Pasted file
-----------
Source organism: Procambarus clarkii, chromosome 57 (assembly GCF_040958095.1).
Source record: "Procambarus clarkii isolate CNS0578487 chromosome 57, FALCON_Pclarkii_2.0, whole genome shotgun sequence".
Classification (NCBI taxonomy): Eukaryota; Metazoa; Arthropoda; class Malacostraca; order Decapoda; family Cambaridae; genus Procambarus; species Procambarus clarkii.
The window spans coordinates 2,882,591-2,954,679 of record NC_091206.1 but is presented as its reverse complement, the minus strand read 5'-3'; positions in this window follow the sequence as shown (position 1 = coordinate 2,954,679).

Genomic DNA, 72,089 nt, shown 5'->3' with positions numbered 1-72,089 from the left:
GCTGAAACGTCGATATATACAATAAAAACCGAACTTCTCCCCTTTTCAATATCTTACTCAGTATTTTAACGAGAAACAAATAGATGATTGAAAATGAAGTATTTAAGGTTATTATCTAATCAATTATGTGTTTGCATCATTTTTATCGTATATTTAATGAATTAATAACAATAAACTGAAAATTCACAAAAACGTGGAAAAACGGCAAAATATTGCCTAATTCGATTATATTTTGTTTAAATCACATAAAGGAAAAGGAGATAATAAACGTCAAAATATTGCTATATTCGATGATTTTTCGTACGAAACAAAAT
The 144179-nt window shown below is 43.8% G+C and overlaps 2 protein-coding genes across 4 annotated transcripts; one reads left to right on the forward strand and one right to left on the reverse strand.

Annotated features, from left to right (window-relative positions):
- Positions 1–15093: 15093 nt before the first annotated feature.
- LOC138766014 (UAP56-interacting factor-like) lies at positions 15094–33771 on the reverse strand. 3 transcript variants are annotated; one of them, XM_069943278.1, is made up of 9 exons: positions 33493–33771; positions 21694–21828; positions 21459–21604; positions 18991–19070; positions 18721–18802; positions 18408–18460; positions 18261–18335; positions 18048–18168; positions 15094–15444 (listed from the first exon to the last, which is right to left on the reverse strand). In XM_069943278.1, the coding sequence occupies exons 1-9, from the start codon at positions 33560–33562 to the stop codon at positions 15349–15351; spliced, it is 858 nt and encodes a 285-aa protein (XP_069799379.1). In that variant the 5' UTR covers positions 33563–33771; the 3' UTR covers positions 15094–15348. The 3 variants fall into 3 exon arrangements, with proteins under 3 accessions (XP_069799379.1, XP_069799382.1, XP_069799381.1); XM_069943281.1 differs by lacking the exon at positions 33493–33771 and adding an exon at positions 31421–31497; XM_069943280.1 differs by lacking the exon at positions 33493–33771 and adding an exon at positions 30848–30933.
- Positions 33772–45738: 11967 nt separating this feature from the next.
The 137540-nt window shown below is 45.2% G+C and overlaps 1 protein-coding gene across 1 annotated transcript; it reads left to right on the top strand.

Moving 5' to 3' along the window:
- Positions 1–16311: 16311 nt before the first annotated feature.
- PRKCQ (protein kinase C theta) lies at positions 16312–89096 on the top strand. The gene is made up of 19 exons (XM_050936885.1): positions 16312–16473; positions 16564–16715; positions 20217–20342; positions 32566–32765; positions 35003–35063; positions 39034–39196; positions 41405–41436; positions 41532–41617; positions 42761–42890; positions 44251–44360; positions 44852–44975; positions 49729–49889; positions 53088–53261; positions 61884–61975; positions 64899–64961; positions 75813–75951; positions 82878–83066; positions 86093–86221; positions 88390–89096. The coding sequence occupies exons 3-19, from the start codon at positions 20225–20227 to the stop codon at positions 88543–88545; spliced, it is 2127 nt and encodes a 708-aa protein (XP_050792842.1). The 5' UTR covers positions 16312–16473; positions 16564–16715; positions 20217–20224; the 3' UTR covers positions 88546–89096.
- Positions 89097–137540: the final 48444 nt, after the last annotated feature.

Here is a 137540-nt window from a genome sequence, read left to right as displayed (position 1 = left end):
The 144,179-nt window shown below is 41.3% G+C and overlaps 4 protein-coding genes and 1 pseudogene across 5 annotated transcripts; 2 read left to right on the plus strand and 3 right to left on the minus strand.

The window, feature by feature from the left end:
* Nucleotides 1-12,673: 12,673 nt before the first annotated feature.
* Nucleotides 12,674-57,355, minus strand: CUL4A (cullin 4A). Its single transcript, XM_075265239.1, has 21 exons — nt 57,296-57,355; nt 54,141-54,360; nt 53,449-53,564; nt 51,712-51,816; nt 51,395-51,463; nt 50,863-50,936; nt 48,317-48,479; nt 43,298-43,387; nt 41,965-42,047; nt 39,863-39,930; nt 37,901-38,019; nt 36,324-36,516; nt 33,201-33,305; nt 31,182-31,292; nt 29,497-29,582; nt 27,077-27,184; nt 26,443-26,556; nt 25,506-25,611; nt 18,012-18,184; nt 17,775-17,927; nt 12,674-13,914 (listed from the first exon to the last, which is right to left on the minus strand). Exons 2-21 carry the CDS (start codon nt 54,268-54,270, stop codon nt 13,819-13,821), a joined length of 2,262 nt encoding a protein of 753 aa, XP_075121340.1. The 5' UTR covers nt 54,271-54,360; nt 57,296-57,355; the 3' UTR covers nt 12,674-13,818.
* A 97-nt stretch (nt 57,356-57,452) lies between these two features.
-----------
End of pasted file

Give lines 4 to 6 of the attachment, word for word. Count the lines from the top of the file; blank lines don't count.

The window spans coordinates 2,882,591-2,954,679 of record NC_091206.1 but is presented as its reverse complement, the minus strand read 5'-3'; positions in this window follow the sequence as shown (position 1 = coordinate 2,954,679).

Genomic DNA, 72,089 nt, shown 5'->3' with positions numbered 1-72,089 from the left:
GCTGAAACGTCGATATATACAATAAAAACCGAACTTCTCCCCTTTTCAATATCTTACTCAGTATTTTAACGAGAAACAAATAGATGATTGAAAATGAAGTATTTAAGGTTATTATCTAATCAATTATGTGTTTGCATCATTTTTATCGTATATTTAATGAATTAATAACAATAAACTGAAAATTCACAAAAACGTGGAAAAACGGCAAAATATTGCCTAATTCGATTATATTTTGTTTAAATCACATAAAGGAAAAGGAGATAATAAACGTCAAAATATTGCTATATTCGATGATTTTTCGTACGAAACAAAAT